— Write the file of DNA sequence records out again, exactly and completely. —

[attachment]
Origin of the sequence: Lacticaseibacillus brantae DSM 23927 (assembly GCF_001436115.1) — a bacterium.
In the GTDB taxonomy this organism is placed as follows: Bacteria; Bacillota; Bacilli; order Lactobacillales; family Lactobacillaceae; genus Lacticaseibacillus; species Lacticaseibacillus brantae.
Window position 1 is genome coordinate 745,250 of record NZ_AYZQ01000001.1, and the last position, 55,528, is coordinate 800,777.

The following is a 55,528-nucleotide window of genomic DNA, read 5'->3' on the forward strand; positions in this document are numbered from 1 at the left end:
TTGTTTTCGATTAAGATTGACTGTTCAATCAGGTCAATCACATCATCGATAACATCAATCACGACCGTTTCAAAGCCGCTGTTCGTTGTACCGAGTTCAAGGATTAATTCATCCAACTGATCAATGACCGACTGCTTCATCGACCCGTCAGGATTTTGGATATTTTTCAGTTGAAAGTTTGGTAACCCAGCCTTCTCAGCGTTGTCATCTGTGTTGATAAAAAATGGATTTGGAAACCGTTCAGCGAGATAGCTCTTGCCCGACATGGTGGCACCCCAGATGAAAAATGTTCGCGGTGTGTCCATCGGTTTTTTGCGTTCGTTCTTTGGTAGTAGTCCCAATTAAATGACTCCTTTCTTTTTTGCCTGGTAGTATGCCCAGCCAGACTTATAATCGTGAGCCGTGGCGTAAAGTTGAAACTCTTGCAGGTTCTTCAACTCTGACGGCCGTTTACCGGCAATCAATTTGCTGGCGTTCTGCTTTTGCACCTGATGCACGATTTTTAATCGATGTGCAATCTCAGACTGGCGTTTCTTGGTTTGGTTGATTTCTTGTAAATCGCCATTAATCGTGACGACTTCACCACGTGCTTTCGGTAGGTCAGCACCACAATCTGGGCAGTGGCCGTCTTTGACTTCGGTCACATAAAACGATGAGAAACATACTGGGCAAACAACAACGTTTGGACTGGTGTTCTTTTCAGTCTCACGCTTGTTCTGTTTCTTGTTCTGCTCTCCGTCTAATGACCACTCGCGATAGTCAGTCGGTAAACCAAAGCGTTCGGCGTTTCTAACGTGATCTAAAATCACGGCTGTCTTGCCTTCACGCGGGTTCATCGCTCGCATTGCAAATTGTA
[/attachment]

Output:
Origin of the sequence: Lacticaseibacillus brantae DSM 23927 (assembly GCF_001436115.1) — a bacterium.
In the GTDB taxonomy this organism is placed as follows: Bacteria; Bacillota; Bacilli; order Lactobacillales; family Lactobacillaceae; genus Lacticaseibacillus; species Lacticaseibacillus brantae.
Window position 1 is genome coordinate 745,250 of record NZ_AYZQ01000001.1, and the last position, 55,528, is coordinate 800,777.

The following is a 55,528-nucleotide window of genomic DNA, read 5'->3' on the forward strand; positions in this document are numbered from 1 at the left end:
TTGTTTTCGATTAAGATTGACTGTTCAATCAGGTCAATCACATCATCGATAACATCAATCACGACCGTTTCAAAGCCGCTGTTCGTTGTACCGAGTTCAAGGATTAATTCATCCAACTGATCAATGACCGACTGCTTCATCGACCCGTCAGGATTTTGGATATTTTTCAGTTGAAAGTTTGGTAACCCAGCCTTCTCAGCGTTGTCATCTGTGTTGATAAAAAATGGATTTGGAAACCGTTCAGCGAGATAGCTCTTGCCCGACATGGTGGCACCCCAGATGAAAAATGTTCGCGGTGTGTCCATCGGTTTTTTGCGTTCGTTCTTTGGTAGTAGTCCCAATTAAATGACTCCTTTCTTTTTTGCCTGGTAGTATGCCCAGCCAGACTTATAATCGTGAGCCGTGGCGTAAAGTTGAAACTCTTGCAGGTTCTTCAACTCTGACGGCCGTTTACCGGCAATCAATTTGCTGGCGTTCTGCTTTTGCACCTGATGCACGATTTTTAATCGATGTGCAATCTCAGACTGGCGTTTCTTGGTTTGGTTGATTTCTTGTAAATCGCCATTAATCGTGACGACTTCACCACGTGCTTTCGGTAGGTCAGCACCACAATCTGGGCAGTGGCCGTCTTTGACTTCGGTCACATAAAACGATGAGAAACATACTGGGCAAACAACAACGTTTGGACTGGTGTTCTTTTCAGTCTCACGCTTGTTCTGTTTCTTGTTCTGCTCTCCGTCTAATGACCACTCGCGATAGTCAGTCGGTAAACCAAAGCGTTCGGCGTTTCTAACGTGATCTAAAATCACGGCTGTCTTGCCTTCACGCGGGTTCATCGCTCGCATTGCAAATTGTA